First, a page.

MOSCOW, May 2. /TASS/. Russia’s delegation at the upcoming summer session of the Organization for Security and Cooperation in Europe’s Parliamentary Assembly on July 4-8 will call on European countries to assess the tragedy that occurred in Odessa on May 2, 2014, its head and Deputy Speaker of the State Duma Pyotr Tolstoy told TASS.
"Five years ago, a series of cruel crimes swept across our neighboring and once fraternal country: people were burned alive in the House of Trade Unions in Odessa and civilians of Donbass were destroyed by prohibited arms," the lawmaker said, stressing that no one has been brought to justice so far.
"The summer session of the OSCE PA is ahead. Together with our counterparts we will certainly raise this issue at the assembly’s platform, and no further silence can be allowed. The enlightened Europe should finally give its assessment to what has happened," he emphasized.
The lawmaker noted that Europe has a selective sense of justice. "While demanding the investigation into the killing of [journalist Pavel] Sheremet, they forget about the murder of [writer] Oles Buzina, while demanding to find those guilty of the failed Donbass military operation, they forget about the Odessa tragedy. There are plenty of such examples," he stressed. "There is such an impression that the crimes committed against Russian and Russian-speaking citizens are not considered as crimes."
According to the Russian delegation’s head, based on the events of the past five years a report may be compiled on violations against human rights, including crimes against humanity in Ukraine, genocide against its own people, discrimination against ethnic communities, ban on communication in native language and humanitarian blockade of millions of people. "We will speak about this at all international venues and continue doing our utmost to enable the world learn the truth," Tolstoy stressed.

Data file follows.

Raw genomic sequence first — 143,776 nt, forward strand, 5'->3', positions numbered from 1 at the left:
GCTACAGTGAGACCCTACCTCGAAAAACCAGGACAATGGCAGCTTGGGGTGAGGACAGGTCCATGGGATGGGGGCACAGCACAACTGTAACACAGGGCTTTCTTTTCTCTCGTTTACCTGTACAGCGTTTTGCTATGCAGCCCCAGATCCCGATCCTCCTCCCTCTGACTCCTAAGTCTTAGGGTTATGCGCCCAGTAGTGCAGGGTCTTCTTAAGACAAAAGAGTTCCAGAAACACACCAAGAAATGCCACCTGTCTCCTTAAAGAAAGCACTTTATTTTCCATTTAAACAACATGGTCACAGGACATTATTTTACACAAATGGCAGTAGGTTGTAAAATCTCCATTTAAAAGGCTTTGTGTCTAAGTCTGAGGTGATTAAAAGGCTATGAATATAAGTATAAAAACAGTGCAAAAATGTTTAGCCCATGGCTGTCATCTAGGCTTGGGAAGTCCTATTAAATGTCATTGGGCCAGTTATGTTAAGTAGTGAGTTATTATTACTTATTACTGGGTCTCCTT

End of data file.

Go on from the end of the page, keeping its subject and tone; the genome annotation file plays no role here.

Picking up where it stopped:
On May 2, 2014, Ukrainian radical nationalists, including members of the Right Sector organization (outlawed in Russia) set fire to the House of Trade Unions in the city of Odessa, where protesters against the coup had found refuge. According to official estimates, the clashes killed 48 people, most of whom lost their lives in the House of Trade Unions tragedy, while 240 more people were reported to be injured in the inferno and its aftermath. At least 22 people were recognized as instigators, but exclusively anti-Maidan supporters were arrested. Five of them spent more than three and a half years in custody, but later were recognized as not guilty. Shortly after the verdict, Ukraine’s prosecutors and the Security Service brought new charges against two of them into separatism, and placed them under arrest. Later the prosecutors appealed the court’s acquittal.